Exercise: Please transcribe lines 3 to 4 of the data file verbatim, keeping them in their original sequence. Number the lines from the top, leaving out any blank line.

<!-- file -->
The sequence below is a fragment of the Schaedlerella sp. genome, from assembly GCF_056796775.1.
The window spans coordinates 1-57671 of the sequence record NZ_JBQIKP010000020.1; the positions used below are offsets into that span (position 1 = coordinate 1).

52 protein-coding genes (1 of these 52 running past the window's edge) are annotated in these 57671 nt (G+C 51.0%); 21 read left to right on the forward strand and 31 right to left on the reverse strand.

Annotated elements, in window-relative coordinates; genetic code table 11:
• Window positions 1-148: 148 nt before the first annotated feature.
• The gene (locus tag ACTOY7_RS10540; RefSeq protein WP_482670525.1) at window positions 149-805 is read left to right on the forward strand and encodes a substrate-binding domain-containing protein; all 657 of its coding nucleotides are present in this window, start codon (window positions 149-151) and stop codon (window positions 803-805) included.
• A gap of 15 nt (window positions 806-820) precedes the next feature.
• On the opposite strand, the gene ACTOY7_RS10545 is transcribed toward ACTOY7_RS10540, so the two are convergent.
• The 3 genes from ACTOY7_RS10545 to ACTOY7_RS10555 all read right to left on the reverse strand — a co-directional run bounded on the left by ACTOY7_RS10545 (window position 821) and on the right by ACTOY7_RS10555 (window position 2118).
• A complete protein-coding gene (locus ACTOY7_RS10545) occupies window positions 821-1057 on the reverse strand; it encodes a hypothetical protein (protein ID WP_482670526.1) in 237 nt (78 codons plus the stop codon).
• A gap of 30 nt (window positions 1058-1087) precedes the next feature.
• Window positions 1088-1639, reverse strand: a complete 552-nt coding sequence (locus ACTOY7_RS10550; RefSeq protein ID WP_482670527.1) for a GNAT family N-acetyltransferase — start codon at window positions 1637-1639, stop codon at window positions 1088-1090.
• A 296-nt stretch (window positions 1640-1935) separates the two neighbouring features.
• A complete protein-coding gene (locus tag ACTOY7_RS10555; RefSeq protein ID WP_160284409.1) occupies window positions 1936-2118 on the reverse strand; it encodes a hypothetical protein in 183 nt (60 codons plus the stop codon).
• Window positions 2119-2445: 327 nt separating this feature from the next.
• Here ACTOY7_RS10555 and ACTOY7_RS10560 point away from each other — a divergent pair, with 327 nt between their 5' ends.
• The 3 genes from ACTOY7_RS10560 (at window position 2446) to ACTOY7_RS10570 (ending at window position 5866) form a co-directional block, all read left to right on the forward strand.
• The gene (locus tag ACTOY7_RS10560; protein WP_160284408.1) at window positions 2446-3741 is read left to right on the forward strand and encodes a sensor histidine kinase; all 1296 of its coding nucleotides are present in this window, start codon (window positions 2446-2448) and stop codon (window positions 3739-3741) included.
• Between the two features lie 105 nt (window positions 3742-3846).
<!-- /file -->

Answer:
52 protein-coding genes (1 of these 52 running past the window's edge) are annotated in these 57671 nt (G+C 51.0%); 21 read left to right on the forward strand and 31 right to left on the reverse strand.

Annotated elements, in window-relative coordinates; genetic code table 11: